Featured Image: Mapping the Boundaries of a Coronal Hole

four panels with the results of different detection methods

Top left: A 19.3-nanometer image of a coronal hole. Top right: Largest and smallest boundaries of the hole derived by any mapping method. Bottom left: Results of individual mapping methods. Bottom right: Darker areas represent greater agreement between the mapping methods. [Linker et al. 2021]

Coronal holes — named for their dark appearance in X-ray and ultraviolet images of the Sun — are regions where the hot, tenuous solar atmosphere is relatively cool and dense. These areas are thought to be a source of “open” magnetic field lines, a magnetic field configuration that allows solar plasma to escape into the solar system, where it can collide with Earth and other planets. However, astronomers are still working to find effective ways to map these regions, which is key for measuring the amount of open magnetic flux they contain. A team led by Jon Linker (Predictive Science Inc.) tested six mapping methods on images of a large coronal hole taken in 2010, seen in the full image to the right. Linker and collaborators found that these methods tended to produce underestimates of the amount of open magnetic flux compared to measurements made by spacecraft sampling the Sun’s magnetic field in situ, which may partially explain the long-standing deficit in open magnetic flux measured from coronal hole images. Fully understanding the Sun’s magnetic flux may require a mission to image the Sun’s polar regions, which are difficult to photograph from the plane of the solar system. To learn more, check out the full article below.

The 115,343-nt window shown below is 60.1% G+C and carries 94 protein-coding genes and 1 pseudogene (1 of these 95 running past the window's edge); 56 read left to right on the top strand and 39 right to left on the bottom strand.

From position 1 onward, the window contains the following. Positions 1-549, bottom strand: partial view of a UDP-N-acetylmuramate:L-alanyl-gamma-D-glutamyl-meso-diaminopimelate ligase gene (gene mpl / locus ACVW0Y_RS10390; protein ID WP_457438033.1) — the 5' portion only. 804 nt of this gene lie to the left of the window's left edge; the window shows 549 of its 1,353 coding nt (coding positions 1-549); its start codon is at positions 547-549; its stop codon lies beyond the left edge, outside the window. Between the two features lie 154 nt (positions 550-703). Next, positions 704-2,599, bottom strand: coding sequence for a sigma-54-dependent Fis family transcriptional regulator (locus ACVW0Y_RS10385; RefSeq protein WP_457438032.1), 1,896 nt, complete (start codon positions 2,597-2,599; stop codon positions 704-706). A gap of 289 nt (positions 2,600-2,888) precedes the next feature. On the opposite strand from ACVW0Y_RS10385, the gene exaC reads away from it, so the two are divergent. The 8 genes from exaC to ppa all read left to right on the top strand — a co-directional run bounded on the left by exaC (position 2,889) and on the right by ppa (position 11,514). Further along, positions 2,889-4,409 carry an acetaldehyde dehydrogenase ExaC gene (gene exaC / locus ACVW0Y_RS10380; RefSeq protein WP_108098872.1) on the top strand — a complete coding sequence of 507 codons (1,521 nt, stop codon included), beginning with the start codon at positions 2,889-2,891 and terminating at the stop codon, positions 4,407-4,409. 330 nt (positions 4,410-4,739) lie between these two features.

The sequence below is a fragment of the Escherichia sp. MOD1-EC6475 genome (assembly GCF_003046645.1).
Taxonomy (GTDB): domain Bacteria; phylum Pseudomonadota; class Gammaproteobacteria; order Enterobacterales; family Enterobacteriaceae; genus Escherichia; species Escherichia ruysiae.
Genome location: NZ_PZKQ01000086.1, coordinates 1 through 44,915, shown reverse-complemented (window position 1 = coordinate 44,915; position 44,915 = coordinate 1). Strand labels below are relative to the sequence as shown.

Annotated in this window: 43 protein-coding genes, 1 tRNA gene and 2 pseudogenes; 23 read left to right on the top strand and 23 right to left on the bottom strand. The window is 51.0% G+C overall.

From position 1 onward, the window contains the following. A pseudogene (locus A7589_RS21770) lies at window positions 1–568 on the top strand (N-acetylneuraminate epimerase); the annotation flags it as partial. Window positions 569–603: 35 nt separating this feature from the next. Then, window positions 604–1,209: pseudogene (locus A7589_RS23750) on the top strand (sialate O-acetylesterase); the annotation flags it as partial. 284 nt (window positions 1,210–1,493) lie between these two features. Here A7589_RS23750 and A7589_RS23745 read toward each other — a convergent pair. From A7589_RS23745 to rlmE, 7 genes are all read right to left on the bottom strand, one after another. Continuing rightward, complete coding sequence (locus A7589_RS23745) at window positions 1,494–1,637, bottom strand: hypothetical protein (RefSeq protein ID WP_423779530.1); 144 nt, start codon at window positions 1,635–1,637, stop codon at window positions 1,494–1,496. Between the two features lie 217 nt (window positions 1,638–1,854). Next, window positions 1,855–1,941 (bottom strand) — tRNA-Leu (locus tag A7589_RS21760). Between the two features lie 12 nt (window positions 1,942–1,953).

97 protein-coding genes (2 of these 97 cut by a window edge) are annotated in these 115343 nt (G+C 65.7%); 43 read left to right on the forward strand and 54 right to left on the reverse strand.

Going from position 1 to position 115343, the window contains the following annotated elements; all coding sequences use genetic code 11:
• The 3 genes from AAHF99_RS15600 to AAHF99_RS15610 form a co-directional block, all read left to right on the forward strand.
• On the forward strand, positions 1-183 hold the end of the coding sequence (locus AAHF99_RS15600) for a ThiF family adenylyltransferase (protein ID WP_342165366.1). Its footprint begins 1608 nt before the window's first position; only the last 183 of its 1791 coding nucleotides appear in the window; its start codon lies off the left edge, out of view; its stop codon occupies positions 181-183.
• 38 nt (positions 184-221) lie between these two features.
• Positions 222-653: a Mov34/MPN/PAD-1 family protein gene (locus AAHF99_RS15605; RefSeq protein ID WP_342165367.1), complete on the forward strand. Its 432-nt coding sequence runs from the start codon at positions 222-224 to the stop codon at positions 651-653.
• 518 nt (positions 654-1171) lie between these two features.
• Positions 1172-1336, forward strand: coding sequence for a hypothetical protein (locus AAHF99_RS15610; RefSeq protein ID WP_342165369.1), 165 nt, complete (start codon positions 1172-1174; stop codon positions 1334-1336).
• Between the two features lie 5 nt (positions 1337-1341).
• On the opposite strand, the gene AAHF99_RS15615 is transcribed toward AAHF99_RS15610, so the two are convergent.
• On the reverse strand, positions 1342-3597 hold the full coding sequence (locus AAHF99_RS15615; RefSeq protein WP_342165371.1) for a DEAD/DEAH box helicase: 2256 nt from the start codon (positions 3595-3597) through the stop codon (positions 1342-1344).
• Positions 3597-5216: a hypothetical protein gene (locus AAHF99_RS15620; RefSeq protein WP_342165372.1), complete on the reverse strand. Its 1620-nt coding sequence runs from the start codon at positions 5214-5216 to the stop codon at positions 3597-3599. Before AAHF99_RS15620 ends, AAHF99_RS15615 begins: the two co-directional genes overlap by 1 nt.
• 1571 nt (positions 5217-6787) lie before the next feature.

“Coronal Hole Detection and Open Magnetic Flux,” Jon A. Linker et al 2021 ApJ 918 21. doi:10.3847/1538-4357/ac090a